Measuring your fitness level is not about how tight your abs are, how you can lift the heaviest weights, or how fast you can cover a mile. And, while they do provide some amount of clue as to how fit you are, there are other less obvious ways to test your fitness. Here are 10 do-it-yourself fitness tests.
Resting Heart Rate for Aerobic Fitness
Your resting heart rate (RHR) tells the number of times that your heart beats when you are at rest. When you have a strong cardiovascular system, your heart is able to pump more blood with every beat. Therefore, a lower RHR corresponds to higher aerobic fitness. Measure your RHR by counting your radial pulse for a full minute in the morning before getting up.
Push-Ups for Upper Body Muscular Endurance
Push-Ups will challenge the muscles in the upper arms, shoulders, and chest and will require good stability. Do push-ups with good technique: body in a straight line and head in line with the spine and the arms bended at least 90 degrees.
Above 30 for men and above 25 for women = Excellent
25 to 29 for men and 20 to 24 for women = Good
20 to 24 for men and 15 to 19 for women = Not Bad
Below 19 for men and below 14 for women = Poor
Head Turning for Neck Flexibility
Testing the flexibility of your neck will indicate how much stretching and mobilizing is still needed to fully protect it from getting tight. To test the flexibility of your neck, sit up tall and look straight ahead. Get an observer to tell you how much of your profile they can see when you rotate your head to the right and then to the left.
If you find out that there is a greater range of motion on one side than the other, incorporate stretching and mobilizing exercises into your workouts to further extend your flexibility.
12-Minute Run Test for Cardiovascular Capacity
This is a test that is mainly designed for running, although you can walk if necessary. Use a treadmill or a flat, measurable route. After warming up, run or walk at as fast a pace as you can. It should be at a speed that you can maintain for the rest of the test.
Plank for Core Stability
This test will measure the stability of your core, the deep stabilizing muscles of the trunk. If your core stability is poor, you will have a hard time holding this position. Lie on your stomach with your forearms on your sides. Tighten your core muscles, curl your toes, press down with your forearms and extend your legs to life your body. Look at the floor and hold this position for as long as you can.
Loop-the-Loop for Shoulder Mobility
All those hours of working in front of the computer, watching TV, driving and even just sitting can cause poor posture, tightening up your shoulders and immobilizing your joints. Do this test by sitting or standing with your arms straight up. Bend your forearm from the elbow and reach your hand down between the shoulder blades. Take your left arm behind you and try to make the hands meet.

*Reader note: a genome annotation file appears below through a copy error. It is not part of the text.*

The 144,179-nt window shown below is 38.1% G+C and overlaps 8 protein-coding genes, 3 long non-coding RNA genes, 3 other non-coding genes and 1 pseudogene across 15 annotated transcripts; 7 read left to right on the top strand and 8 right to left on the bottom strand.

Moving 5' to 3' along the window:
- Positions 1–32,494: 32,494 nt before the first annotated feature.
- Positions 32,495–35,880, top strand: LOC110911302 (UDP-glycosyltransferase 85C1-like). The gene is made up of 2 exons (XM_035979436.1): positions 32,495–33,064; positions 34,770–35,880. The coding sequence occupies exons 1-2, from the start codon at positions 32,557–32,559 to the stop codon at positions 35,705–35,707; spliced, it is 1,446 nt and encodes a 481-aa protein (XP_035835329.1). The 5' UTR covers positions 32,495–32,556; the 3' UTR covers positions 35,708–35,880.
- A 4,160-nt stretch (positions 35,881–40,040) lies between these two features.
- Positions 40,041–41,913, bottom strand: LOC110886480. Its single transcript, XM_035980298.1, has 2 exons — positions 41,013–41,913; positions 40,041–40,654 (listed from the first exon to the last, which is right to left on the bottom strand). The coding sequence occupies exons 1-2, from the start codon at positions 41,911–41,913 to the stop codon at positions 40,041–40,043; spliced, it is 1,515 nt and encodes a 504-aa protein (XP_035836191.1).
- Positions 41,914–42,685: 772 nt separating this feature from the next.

Wet Footprint Test for Foot Strike Pattern
This test will tell you that type of foot and foot strike pattern that you have when running. You need to have plain concrete or a sheet of cardboard to walk on. Dunk your feet in water and walk across the surface of the concrete or cardboard. Take a look at the silhouette of your foot.
Toe prints with heel = High arches (most associated with under-pronation and over- supination)
Entire foot = Low or flat arches (associated with over-pronation)
Toes, forefoot and heel joined by broad band = Normal foot strike
Vertical Jump for Explosive Power
Power is the ability to quickly exert a force. A person who ahs lots of endurance but poor strength will be poor at this. To assess you power, stand next to a clear wall space and raise your arm that is closest to the wall. Just as high as you can and mark the spot that you can reach. Subtract your standing height from your jumping height.
Waist-to-Hip Ratio for Body Fat Distribution
Your waist-to-hip ratio assesses the proportion of fat that is stored around your waist compared to the girth of your hips. Having an apple shape has been found to be worse for health than a pear shape. Measure the widest past of your buttocks and the narrowest point of your waist. Divide your waist measurement by your hip measurement to determine the ratio.
A healthy waist-to-hip ratio for men is less than 0.9. For women, a healthy waist-to-hip ratio is less than 0.8.
Wall Sit for Leg Strength and Endurance
In this test, you will sit on an "invisible chair” against a wall until your thighs tighten. Make sure that your knee and hip joints are at a right angle and start your stopwatch. Hold this position for as long as you can. Make sure that you continue to breathe freely.
Make sure that you do not get too hung up with your classification (excellent, good, poor) on each exercise. See them as your guide to improve on.